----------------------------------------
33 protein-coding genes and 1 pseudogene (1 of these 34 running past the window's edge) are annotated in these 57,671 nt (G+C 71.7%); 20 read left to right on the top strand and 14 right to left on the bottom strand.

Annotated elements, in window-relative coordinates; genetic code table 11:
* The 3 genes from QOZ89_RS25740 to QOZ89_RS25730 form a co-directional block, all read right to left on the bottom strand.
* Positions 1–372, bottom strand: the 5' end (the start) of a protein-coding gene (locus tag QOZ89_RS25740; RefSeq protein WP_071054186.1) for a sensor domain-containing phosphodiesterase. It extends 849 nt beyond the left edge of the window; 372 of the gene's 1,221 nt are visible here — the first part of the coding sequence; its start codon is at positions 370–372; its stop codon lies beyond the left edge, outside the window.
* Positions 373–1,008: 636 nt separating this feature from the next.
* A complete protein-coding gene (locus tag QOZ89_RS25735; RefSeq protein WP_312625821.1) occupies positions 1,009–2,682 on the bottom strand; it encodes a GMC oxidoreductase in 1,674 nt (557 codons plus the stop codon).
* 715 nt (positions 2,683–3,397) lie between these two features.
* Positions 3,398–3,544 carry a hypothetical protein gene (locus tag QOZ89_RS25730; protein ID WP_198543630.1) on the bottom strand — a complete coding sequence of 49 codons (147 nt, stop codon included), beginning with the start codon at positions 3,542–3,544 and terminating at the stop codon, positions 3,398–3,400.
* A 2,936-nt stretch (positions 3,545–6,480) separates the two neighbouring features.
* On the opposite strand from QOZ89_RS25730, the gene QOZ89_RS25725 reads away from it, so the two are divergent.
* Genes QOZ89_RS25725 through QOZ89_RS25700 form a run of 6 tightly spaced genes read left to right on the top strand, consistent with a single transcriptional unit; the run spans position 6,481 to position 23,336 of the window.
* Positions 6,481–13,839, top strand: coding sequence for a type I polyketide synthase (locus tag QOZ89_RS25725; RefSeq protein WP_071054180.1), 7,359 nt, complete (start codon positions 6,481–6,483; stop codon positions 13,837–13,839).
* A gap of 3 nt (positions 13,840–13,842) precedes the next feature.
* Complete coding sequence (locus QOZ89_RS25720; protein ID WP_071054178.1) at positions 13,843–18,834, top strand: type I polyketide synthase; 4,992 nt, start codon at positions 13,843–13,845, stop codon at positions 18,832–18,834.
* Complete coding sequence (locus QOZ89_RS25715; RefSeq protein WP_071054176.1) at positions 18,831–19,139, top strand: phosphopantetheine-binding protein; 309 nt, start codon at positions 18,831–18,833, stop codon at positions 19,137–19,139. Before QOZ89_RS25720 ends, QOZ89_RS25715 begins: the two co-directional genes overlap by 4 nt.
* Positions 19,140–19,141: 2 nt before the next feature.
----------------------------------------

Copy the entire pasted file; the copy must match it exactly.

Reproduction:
33 protein-coding genes and 1 pseudogene (1 of these 34 running past the window's edge) are annotated in these 57,671 nt (G+C 71.7%); 20 read left to right on the top strand and 14 right to left on the bottom strand.

Annotated elements, in window-relative coordinates; genetic code table 11:
* The 3 genes from QOZ89_RS25740 to QOZ89_RS25730 form a co-directional block, all read right to left on the bottom strand.
* Positions 1–372, bottom strand: the 5' end (the start) of a protein-coding gene (locus tag QOZ89_RS25740; RefSeq protein WP_071054186.1) for a sensor domain-containing phosphodiesterase. It extends 849 nt beyond the left edge of the window; 372 of the gene's 1,221 nt are visible here — the first part of the coding sequence; its start codon is at positions 370–372; its stop codon lies beyond the left edge, outside the window.
* Positions 373–1,008: 636 nt separating this feature from the next.
* A complete protein-coding gene (locus tag QOZ89_RS25735; RefSeq protein WP_312625821.1) occupies positions 1,009–2,682 on the bottom strand; it encodes a GMC oxidoreductase in 1,674 nt (557 codons plus the stop codon).
* 715 nt (positions 2,683–3,397) lie between these two features.
* Positions 3,398–3,544 carry a hypothetical protein gene (locus tag QOZ89_RS25730; protein ID WP_198543630.1) on the bottom strand — a complete coding sequence of 49 codons (147 nt, stop codon included), beginning with the start codon at positions 3,542–3,544 and terminating at the stop codon, positions 3,398–3,400.
* A 2,936-nt stretch (positions 3,545–6,480) separates the two neighbouring features.
* On the opposite strand from QOZ89_RS25730, the gene QOZ89_RS25725 reads away from it, so the two are divergent.
* Genes QOZ89_RS25725 through QOZ89_RS25700 form a run of 6 tightly spaced genes read left to right on the top strand, consistent with a single transcriptional unit; the run spans position 6,481 to position 23,336 of the window.
* Positions 6,481–13,839, top strand: coding sequence for a type I polyketide synthase (locus tag QOZ89_RS25725; RefSeq protein WP_071054180.1), 7,359 nt, complete (start codon positions 6,481–6,483; stop codon positions 13,837–13,839).
* A gap of 3 nt (positions 13,840–13,842) precedes the next feature.
* Complete coding sequence (locus QOZ89_RS25720; protein ID WP_071054178.1) at positions 13,843–18,834, top strand: type I polyketide synthase; 4,992 nt, start codon at positions 13,843–13,845, stop codon at positions 18,832–18,834.
* Complete coding sequence (locus QOZ89_RS25715; RefSeq protein WP_071054176.1) at positions 18,831–19,139, top strand: phosphopantetheine-binding protein; 309 nt, start codon at positions 18,831–18,833, stop codon at positions 19,137–19,139. Before QOZ89_RS25720 ends, QOZ89_RS25715 begins: the two co-directional genes overlap by 4 nt.
* Positions 19,140–19,141: 2 nt before the next feature.